Succession planning number one issue for advisers. Succession planning is issue “numero uno” for advisers in non-bank channels, according to Paul Barrett, General Manager, Advice and Distribution, ANZ. Speaking at No More Practice Live recently, Barrett said that funding sources are key to solving the issue of succession planning. “At ANZ we have a funding source, which is the basic ingredient of helping to solve problems around succession planning. If you don’t have a solution to succession planning today you’re not necessarily in trouble, but if you don’t have a solution in place in a year or two you probably will be,” said Barrett, who added that there were three key considerations for any potential acquirer in buying practices.
Financial advisers trump counterparts in client relationship stakes. Financial advisers are better at building trust and establishing close professional relationships with clients than banks and credit card providers, according to recent research from the Financial Services Institute of Australasia (Finsia). “Those financial service providers able to develop professional relationships with customers over a period of time have a distinct advantage over others in positively influencing their perceptions of fairness,” said Monash University’s Steve Worthington, who helped conduct the research for Finsia. Interestingly, banks suffered significant decreases in perceptions of fairness as customer relationships lengthened, while credit card providers fared worse than financial advisers and banks in a number of respects.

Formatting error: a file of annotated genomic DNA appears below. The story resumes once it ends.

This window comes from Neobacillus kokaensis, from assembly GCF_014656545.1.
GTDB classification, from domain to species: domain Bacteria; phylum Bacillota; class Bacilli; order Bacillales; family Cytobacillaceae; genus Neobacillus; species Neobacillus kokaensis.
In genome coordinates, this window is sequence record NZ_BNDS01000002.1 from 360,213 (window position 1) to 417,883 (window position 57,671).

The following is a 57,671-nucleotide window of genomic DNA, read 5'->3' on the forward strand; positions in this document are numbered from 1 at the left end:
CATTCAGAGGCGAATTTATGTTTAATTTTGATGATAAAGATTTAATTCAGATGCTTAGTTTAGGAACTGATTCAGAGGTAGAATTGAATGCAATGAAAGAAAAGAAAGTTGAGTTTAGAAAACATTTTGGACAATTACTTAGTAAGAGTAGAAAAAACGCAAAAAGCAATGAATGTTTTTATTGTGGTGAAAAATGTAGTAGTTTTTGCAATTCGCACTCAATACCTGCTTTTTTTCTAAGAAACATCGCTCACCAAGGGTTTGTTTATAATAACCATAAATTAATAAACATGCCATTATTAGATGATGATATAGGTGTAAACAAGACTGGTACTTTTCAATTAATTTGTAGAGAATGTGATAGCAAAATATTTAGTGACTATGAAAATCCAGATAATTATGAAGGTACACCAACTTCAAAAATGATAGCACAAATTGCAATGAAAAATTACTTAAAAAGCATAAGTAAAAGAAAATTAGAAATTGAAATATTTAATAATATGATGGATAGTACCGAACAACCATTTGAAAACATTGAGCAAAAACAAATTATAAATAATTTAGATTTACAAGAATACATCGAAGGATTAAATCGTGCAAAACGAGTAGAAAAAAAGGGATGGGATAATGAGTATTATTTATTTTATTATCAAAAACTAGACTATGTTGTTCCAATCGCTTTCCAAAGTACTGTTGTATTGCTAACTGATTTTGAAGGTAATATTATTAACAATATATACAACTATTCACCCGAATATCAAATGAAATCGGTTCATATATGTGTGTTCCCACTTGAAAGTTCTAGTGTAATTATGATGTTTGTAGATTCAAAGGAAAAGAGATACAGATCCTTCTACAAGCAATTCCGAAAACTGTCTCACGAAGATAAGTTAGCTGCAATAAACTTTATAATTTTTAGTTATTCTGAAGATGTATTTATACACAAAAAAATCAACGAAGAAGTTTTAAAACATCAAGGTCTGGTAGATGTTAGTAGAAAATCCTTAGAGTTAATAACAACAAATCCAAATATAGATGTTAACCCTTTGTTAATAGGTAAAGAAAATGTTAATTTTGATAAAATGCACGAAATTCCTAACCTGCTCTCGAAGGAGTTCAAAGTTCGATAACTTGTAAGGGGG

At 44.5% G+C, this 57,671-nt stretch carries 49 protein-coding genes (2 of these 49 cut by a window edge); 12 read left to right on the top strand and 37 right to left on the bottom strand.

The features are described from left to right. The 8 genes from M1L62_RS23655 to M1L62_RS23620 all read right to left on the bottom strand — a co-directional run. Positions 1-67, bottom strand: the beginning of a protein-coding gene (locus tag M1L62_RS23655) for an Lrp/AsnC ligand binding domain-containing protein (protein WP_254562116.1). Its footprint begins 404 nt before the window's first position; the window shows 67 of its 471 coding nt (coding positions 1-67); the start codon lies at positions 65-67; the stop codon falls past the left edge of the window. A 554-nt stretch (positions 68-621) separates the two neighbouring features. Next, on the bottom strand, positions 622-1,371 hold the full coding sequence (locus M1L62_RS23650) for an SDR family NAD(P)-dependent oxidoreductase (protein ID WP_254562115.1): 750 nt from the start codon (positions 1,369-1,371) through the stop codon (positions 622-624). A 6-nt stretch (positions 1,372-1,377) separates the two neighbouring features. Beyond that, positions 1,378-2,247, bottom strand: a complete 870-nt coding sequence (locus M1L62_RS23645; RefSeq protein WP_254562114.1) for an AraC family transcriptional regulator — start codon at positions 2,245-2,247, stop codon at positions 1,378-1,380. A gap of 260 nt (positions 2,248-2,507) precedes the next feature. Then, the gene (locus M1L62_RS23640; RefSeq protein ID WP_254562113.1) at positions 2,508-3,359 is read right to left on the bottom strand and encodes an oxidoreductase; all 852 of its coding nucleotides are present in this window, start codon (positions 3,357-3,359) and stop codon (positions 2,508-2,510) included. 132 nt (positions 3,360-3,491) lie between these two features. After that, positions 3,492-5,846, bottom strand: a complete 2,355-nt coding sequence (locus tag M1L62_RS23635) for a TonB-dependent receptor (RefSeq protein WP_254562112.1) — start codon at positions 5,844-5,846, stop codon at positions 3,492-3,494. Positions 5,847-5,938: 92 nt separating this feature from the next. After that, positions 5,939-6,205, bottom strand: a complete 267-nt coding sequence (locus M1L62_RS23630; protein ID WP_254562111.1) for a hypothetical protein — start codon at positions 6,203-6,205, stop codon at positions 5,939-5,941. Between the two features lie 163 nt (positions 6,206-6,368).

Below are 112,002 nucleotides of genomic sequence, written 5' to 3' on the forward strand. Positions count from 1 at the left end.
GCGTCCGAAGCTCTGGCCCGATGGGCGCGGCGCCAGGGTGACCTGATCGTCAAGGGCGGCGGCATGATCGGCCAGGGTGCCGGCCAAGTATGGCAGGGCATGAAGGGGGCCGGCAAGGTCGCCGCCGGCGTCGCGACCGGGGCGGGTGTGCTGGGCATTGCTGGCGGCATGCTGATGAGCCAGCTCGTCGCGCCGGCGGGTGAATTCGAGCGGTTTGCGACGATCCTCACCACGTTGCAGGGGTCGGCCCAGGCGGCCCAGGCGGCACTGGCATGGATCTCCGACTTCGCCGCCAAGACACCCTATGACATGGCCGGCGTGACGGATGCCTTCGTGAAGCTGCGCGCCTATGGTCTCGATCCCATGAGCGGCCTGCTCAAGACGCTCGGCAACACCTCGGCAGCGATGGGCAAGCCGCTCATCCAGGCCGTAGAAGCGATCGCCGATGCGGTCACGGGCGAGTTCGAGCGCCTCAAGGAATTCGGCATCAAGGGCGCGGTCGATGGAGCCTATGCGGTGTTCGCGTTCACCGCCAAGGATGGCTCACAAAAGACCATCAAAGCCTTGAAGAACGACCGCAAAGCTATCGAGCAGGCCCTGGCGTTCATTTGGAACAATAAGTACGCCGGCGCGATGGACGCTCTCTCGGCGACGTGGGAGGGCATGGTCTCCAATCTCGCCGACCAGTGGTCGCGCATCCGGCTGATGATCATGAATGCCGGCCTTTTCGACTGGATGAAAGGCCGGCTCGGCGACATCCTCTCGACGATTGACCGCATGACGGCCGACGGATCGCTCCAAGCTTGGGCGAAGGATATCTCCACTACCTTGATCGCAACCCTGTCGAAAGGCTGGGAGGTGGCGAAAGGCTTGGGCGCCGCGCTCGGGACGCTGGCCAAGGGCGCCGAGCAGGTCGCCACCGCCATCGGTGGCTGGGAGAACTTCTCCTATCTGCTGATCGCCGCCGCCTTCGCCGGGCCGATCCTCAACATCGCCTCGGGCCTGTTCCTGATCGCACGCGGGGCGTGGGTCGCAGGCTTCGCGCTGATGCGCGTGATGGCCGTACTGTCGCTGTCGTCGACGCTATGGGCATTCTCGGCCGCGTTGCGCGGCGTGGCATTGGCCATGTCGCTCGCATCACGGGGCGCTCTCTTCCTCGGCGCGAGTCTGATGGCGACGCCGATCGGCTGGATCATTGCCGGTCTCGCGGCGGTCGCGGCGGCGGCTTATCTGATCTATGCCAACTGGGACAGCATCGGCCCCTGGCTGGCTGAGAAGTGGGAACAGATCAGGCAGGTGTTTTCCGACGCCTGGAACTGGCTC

AMP results highlight high FoFA costs. AMP’s 2012 half-year results are an indication of the significant cost of increases in financial services red tape, according to Shadow Minister for Financial Services and Superannuation Mathias Cormann. The cost of system changes alone for AMP to implement FOFA and a number of other regulatory changes is estimated at $60 million to $75 million, he said. AMP also revealed that it had a team of 50 people working to implement FOFA and other regulatory changes imposed by Labor over the past year. “Across the whole financial services industry conservative estimates are that FOFA will cost about $700 million to implement with $375 million in additional compliance costs every year,” said Senator Cormann.